The diaphragm mostly works on its own, but we do have some control over it, which allows us some measure of control the rate of respiration and breath retention.
The Intercostals are muscles in the rib cage further responsible for expanding the lungs and chest for breathing.
Besides helping us breathe more fully and efficiently, exercises that work these muscles can also help athletes relax to ride out waves of anxiety or breathing episodes.
Off-Ice Exercises for Figure Skaters
I was not a very well-trained competitor. Due to geographical challenges, exercise-induced asthma, severe allergies, intense perfectionism and anxiety, and a late start with training, I struggled with stamina once puberty set in.
One thing I learned early on in these struggles, though, was the importance of the exhale.
When I was in middle school I attended a talk in my city by Nancy Hogshead, gold medalist in swimming at the 1984 Olympics. Meeting her and hearing her speak was very inspiring to me, and her book Asthma & Exercise was a game changer for me because of the practical tips and breathing exercises it offers. Specifically, she suggested one exercise that focuses on the strength of the exhale, suggesting readers to work towards lengthening the exhale to two times the length of the inhale.
Through this exercise, I discovered that a longer exhale can also help calm anxiety. I don’t remember any coach, doctor, friend, or mentor telling me this. My body just remembered having helped with asthma and started naturally focusing on the exhale as a distraction to whatever was bothering or scaring me—usually right before medical procedures.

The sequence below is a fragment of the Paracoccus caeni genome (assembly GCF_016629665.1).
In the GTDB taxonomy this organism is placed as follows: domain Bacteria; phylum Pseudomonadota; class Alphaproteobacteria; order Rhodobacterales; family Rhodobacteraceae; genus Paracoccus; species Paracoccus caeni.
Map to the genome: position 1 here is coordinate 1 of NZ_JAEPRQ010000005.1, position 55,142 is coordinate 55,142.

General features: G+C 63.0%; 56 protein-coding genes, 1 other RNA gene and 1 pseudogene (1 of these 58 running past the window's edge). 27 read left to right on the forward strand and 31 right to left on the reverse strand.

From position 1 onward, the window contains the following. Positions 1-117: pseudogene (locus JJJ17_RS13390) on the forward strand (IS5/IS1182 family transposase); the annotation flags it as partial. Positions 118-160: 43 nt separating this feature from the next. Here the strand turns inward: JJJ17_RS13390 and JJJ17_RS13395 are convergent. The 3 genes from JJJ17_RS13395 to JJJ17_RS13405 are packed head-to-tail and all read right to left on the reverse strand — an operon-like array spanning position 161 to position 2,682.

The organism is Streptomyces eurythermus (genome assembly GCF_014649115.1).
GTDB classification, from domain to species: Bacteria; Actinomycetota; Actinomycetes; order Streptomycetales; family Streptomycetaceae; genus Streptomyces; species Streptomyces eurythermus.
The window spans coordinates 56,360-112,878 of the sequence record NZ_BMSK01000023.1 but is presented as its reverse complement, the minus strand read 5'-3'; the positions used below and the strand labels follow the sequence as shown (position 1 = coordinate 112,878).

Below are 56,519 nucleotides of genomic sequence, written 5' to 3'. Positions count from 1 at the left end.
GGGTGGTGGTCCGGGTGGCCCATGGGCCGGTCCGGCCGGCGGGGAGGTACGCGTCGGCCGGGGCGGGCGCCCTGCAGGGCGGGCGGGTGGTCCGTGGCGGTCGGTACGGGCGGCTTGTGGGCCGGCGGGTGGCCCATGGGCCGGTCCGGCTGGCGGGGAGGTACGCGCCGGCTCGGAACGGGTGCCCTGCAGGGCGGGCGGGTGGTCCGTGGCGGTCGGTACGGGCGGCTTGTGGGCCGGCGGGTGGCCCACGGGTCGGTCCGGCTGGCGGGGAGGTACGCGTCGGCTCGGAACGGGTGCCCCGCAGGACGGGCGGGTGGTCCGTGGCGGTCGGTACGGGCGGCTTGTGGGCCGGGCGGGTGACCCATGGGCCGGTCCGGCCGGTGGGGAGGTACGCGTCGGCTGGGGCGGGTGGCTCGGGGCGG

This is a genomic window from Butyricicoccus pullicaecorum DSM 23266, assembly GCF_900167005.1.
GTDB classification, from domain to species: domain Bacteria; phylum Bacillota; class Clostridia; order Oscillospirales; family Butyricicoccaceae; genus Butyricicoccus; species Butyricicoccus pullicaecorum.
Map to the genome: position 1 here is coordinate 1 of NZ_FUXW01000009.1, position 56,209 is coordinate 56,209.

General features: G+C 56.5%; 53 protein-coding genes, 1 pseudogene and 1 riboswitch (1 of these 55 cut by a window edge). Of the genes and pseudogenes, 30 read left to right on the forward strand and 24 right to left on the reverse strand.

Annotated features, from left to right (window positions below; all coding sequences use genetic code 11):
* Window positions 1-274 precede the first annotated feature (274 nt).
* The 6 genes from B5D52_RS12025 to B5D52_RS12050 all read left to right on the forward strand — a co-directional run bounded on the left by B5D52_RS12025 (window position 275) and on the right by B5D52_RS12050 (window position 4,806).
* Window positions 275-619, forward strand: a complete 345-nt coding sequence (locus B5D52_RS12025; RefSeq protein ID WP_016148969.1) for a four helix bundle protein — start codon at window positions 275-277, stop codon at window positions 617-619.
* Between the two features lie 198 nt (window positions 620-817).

Later, as I began studying yoga, I realized that this type of exercise is central to a well-rounded yoga practice and can easily be taught to skaters wanting to improve their overall quality of breath and endurance.
Below are two simple exercises you can try for yourself or suggest to someone you think might benefit.
I like to practice both of these exercises using yoga ocean breath, where you slightly close off or constrict the muscles at the back of the throat so that inhales and exhales make a slight ocean sound. Practicing this way can increase oxygen consumption and allows for a more controlled, focused exhale—like blowing up a beach ball where you expel the breath through the valve.
Conscious Diaphragmatic Breathing
1. Lie on the floor in a comfortable position—perhaps with legs extended and a pillow under the knees or with knees bent and feet on the floor. You can also do this exercise sitting in a chair or in a cross-legged position, but I like to begin practicing it on the floor with the eyes closed. I find it easier to focus on the correct movement this way.
2. Place one hand on the belly and one hand on the chest.
3. As you inhale, try pushing your belly out using the diaphragm. You will notice the movement by feeling or seeing the hand move up. The hand on the chest should stay as still as possible.
4. Then, when you exhale, imagine you are blowing up an enormous beach ball by blowing air out forcefully through your nostrils, with the back of your throat acting like the valve. Gravity helps relax the diaphragm to begin the exhale, but you must activate the abdominal muscles to speed up the exhale and complete it fully.
5. Begin by counting to a slow count of 3 on the inhale and 3 on the exhale for a few rounds of breath. If that feels good, try lengthening the exhale to a count of 5. If that does not feel good, go back to the 3-count for both.
6. Breathe like this for 5 minutes, at least once a day. After several days of practicing, you may gradually work your way up to 10 minutes, perhaps placing a light book on your stomach for added effort.
Note: You won’t breathe quite this way when skating—the inhale will be more natural and automatic during most of the activity because of the way the brain asks for oxygen and the lungs have a spring-like reflex. In other words, you won’t need to think about taking a belly-full, diaphragmatic breath.